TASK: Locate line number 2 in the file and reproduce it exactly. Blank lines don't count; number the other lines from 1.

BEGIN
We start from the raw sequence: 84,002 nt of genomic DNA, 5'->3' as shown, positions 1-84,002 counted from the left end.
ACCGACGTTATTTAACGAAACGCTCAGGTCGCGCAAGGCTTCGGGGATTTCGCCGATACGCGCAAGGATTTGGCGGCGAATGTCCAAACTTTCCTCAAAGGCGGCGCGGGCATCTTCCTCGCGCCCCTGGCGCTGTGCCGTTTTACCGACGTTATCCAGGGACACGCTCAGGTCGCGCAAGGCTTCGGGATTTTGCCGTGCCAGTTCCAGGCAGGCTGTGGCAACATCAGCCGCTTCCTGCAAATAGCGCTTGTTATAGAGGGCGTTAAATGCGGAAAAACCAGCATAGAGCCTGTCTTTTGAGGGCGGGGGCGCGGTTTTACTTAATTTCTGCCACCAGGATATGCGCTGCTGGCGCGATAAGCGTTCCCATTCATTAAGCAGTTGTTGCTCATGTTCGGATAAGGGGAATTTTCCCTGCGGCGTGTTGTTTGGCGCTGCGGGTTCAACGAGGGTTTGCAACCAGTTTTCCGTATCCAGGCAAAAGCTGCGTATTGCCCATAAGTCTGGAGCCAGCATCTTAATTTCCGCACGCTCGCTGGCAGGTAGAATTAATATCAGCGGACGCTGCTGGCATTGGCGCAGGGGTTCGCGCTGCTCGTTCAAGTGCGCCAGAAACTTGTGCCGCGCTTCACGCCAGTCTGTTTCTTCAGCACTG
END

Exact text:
ACCGACGTTATTTAACGAAACGCTCAGGTCGCGCAAGGCTTCGGGGATTTCGCCGATACGCGCAAGGATTTGGCGGCGAATGTCCAAACTTTCCTCAAAGGCGGCGCGGGCATCTTCCTCGCGCCCCTGGCGCTGTGCCGTTTTACCGACGTTATCCAGGGACACGCTCAGGTCGCGCAAGGCTTCGGGATTTTGCCGTGCCAGTTCCAGGCAGGCTGTGGCAACATCAGCCGCTTCCTGCAAATAGCGCTTGTTATAGAGGGCGTTAAATGCGGAAAAACCAGCATAGAGCCTGTCTTTTGAGGGCGGGGGCGCGGTTTTACTTAATTTCTGCCACCAGGATATGCGCTGCTGGCGCGATAAGCGTTCCCATTCATTAAGCAGTTGTTGCTCATGTTCGGATAAGGGGAATTTTCCCTGCGGCGTGTTGTTTGGCGCTGCGGGTTCAACGAGGGTTTGCAACCAGTTTTCCGTATCCAGGCAAAAGCTGCGTATTGCCCATAAGTCTGGAGCCAGCATCTTAATTTCCGCACGCTCGCTGGCAGGTAGAATTAATATCAGCGGACGCTGCTGGCATTGGCGCAGGGGTTCGCGCTGCTCGTTCAAGTGCGCCAGAAACTTGTGCCGCGCTTCACGCCAGTCTGTTTCTTCAGCACTG